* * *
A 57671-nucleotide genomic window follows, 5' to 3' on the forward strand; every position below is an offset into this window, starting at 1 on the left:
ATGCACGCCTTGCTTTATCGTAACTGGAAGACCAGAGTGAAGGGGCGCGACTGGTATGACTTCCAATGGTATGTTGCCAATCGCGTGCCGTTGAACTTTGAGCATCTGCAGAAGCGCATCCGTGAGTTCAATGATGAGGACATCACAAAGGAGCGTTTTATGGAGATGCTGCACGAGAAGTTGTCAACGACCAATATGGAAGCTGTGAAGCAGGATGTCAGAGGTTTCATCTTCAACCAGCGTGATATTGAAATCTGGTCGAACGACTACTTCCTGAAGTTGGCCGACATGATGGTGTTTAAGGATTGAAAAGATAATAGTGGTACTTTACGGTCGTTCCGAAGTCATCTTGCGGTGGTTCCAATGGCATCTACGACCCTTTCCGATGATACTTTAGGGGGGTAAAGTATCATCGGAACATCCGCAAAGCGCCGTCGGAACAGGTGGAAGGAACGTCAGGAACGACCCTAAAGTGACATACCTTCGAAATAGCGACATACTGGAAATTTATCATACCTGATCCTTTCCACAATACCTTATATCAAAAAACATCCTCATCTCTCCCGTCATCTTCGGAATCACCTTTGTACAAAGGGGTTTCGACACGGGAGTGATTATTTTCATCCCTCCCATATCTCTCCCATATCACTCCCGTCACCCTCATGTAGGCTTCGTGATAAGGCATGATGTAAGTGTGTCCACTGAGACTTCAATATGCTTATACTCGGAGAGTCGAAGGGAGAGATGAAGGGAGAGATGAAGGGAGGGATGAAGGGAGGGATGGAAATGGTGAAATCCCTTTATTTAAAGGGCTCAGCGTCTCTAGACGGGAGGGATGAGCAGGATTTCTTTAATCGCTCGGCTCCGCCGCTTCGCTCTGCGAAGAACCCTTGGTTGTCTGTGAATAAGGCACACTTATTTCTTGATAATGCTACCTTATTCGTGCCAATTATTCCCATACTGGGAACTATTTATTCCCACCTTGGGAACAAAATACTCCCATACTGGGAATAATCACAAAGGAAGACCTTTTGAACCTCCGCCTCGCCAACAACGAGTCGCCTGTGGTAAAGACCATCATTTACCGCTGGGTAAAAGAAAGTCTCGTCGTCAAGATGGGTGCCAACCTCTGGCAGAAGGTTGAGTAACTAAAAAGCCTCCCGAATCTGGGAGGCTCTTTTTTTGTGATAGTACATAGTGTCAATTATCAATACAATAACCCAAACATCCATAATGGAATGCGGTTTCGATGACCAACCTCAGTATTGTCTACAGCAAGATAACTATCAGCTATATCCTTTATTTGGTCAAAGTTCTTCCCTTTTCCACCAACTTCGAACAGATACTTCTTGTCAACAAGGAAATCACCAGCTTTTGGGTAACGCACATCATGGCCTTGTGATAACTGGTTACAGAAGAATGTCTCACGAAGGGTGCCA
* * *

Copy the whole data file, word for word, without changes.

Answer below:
A 57671-nucleotide genomic window follows, 5' to 3' on the forward strand; every position below is an offset into this window, starting at 1 on the left:
ATGCACGCCTTGCTTTATCGTAACTGGAAGACCAGAGTGAAGGGGCGCGACTGGTATGACTTCCAATGGTATGTTGCCAATCGCGTGCCGTTGAACTTTGAGCATCTGCAGAAGCGCATCCGTGAGTTCAATGATGAGGACATCACAAAGGAGCGTTTTATGGAGATGCTGCACGAGAAGTTGTCAACGACCAATATGGAAGCTGTGAAGCAGGATGTCAGAGGTTTCATCTTCAACCAGCGTGATATTGAAATCTGGTCGAACGACTACTTCCTGAAGTTGGCCGACATGATGGTGTTTAAGGATTGAAAAGATAATAGTGGTACTTTACGGTCGTTCCGAAGTCATCTTGCGGTGGTTCCAATGGCATCTACGACCCTTTCCGATGATACTTTAGGGGGGTAAAGTATCATCGGAACATCCGCAAAGCGCCGTCGGAACAGGTGGAAGGAACGTCAGGAACGACCCTAAAGTGACATACCTTCGAAATAGCGACATACTGGAAATTTATCATACCTGATCCTTTCCACAATACCTTATATCAAAAAACATCCTCATCTCTCCCGTCATCTTCGGAATCACCTTTGTACAAAGGGGTTTCGACACGGGAGTGATTATTTTCATCCCTCCCATATCTCTCCCATATCACTCCCGTCACCCTCATGTAGGCTTCGTGATAAGGCATGATGTAAGTGTGTCCACTGAGACTTCAATATGCTTATACTCGGAGAGTCGAAGGGAGAGATGAAGGGAGAGATGAAGGGAGGGATGAAGGGAGGGATGGAAATGGTGAAATCCCTTTATTTAAAGGGCTCAGCGTCTCTAGACGGGAGGGATGAGCAGGATTTCTTTAATCGCTCGGCTCCGCCGCTTCGCTCTGCGAAGAACCCTTGGTTGTCTGTGAATAAGGCACACTTATTTCTTGATAATGCTACCTTATTCGTGCCAATTATTCCCATACTGGGAACTATTTATTCCCACCTTGGGAACAAAATACTCCCATACTGGGAATAATCACAAAGGAAGACCTTTTGAACCTCCGCCTCGCCAACAACGAGTCGCCTGTGGTAAAGACCATCATTTACCGCTGGGTAAAAGAAAGTCTCGTCGTCAAGATGGGTGCCAACCTCTGGCAGAAGGTTGAGTAACTAAAAAGCCTCCCGAATCTGGGAGGCTCTTTTTTTGTGATAGTACATAGTGTCAATTATCAATACAATAACCCAAACATCCATAATGGAATGCGGTTTCGATGACCAACCTCAGTATTGTCTACAGCAAGATAACTATCAGCTATATCCTTTATTTGGTCAAAGTTCTTCCCTTTTCCACCAACTTCGAACAGATACTTCTTGTCAACAAGGAAATCACCAGCTTTTGGGTAACGCACATCATGGCCTTGTGATAACTGGTTACAGAAGAATGTCTCACGAAGGGTGCCA